AG proposes steep increase in fines for Covid protocol violations

Attorney General Steadroy ‘Cutie’ Benjamin (Social media photo)
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By Kadeem Joseph

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If the Attorney General Steadroy “Cutie” Benjamin has his way, residents could pay double the fines associated with breaking Covid-19 protocols.

Benjamin told Observer it is apparent that residents are failing to comply with the outlined regulations, a situation which cannot be allowed to continue.

The AG said that he drove around the city of St John’s recently and observed motorists seemingly flouting the curfew restrictions.

“There is a flagrant abuse and disregard for the wearing of face masks; they refuse to do so. Also, they pay scant regard for social distancing … the third requirement of the washing of hands appears not to be followed at all. That being the case, we must take strong measures to send a clear message that this will not be tolerated,” he explained further.

The AG said that it is for these reasons that, on Wednesday, he will propose to the Cabinet that the fines associated with these breaches be increased “two-fold” to act as a deterrent to individuals who are acting irresponsibly.

“I believe that since they fail to comply voluntarily, we will increase the fine significantly to hurt them where it matters most, that is in the pocket,” he added.

Benjamin also indicated the government will consider implementing a fine for individuals who pay social visits to people who should be quarantined.

The AG also warned residents not to take these matters lightly because a conviction could lead to long lasting repercussions.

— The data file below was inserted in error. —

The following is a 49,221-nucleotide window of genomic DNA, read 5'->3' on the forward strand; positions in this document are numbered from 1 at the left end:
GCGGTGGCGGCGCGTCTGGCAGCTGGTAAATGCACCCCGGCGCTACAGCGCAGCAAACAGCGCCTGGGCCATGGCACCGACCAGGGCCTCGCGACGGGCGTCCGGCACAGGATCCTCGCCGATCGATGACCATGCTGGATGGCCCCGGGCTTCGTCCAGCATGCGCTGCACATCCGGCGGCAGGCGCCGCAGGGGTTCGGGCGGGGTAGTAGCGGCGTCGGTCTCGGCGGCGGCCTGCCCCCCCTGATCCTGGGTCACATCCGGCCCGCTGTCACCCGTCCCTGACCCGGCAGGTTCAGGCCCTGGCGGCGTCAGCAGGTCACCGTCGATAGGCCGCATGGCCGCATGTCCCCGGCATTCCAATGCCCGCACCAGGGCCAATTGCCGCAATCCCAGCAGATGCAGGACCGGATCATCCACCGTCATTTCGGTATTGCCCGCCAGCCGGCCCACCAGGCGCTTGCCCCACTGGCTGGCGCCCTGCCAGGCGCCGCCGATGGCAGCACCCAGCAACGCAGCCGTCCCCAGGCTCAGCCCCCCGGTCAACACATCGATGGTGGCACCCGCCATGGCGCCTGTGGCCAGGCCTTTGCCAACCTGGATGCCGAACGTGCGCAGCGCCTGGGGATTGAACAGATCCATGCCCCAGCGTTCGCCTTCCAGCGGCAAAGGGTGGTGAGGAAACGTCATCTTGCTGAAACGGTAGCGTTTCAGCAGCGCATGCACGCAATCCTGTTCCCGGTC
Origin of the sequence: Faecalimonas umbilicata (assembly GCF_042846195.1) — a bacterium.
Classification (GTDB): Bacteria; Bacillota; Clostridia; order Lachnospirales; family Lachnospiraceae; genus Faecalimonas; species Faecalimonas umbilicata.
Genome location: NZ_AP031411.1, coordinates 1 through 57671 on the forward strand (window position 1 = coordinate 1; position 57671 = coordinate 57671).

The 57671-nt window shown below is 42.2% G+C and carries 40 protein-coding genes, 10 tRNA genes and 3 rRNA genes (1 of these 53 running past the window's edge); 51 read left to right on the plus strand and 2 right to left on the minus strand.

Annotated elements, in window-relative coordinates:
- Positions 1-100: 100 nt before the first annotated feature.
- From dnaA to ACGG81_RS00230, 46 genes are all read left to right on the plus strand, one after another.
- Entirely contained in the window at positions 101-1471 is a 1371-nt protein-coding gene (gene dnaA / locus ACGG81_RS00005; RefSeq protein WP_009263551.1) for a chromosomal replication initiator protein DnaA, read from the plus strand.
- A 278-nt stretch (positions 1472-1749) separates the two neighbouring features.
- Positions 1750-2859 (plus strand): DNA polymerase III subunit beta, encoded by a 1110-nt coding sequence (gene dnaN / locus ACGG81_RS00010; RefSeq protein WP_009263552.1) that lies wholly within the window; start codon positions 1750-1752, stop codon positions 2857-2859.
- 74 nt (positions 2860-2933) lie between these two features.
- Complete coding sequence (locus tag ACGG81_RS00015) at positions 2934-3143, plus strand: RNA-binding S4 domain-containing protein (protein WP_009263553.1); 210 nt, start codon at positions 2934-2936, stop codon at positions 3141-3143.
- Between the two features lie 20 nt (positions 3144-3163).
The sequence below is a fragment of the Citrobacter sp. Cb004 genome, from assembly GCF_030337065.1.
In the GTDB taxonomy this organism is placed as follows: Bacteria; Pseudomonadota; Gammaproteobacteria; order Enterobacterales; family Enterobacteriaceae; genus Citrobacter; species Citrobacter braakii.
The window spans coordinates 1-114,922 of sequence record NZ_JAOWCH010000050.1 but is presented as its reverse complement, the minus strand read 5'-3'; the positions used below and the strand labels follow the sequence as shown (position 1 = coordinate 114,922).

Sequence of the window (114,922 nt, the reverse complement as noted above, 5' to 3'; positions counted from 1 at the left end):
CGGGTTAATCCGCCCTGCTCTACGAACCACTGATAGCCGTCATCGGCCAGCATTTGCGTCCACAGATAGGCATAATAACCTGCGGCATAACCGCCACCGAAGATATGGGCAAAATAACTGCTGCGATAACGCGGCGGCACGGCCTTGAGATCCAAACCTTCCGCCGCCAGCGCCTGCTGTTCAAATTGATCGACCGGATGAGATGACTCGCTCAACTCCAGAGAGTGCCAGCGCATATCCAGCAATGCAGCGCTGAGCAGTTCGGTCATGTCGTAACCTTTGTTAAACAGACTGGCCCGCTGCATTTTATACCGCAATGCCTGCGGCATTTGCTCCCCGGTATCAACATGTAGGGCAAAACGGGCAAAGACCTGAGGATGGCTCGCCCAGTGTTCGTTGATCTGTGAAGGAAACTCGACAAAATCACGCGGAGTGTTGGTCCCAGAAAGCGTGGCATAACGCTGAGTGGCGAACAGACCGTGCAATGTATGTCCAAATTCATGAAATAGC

The current penalties for curfew breakers are a maximum fine of $5,000, time in prison, or both – while offenders can also be ticketed $500 for failing to wear face masks, or failing to properly social distance.

“When people are convicted of these offences, they get a criminal record, and when persons seek employment years or months to come and you look at the record and see that person was convicted of failing to comply with regulations passed in these instances, employers would be reluctant to employ those persons,” Benjamin said, noting that businesses will be reluctant to trust these individuals since they failed to act responsibly on a matter which could ultimately be detrimental to themselves and others.

Benjamin also warned that convictions for these offences may hamper future US visa and Green Card applications since it could indicate that such individuals are “unreasonable” or “irresponsible”.

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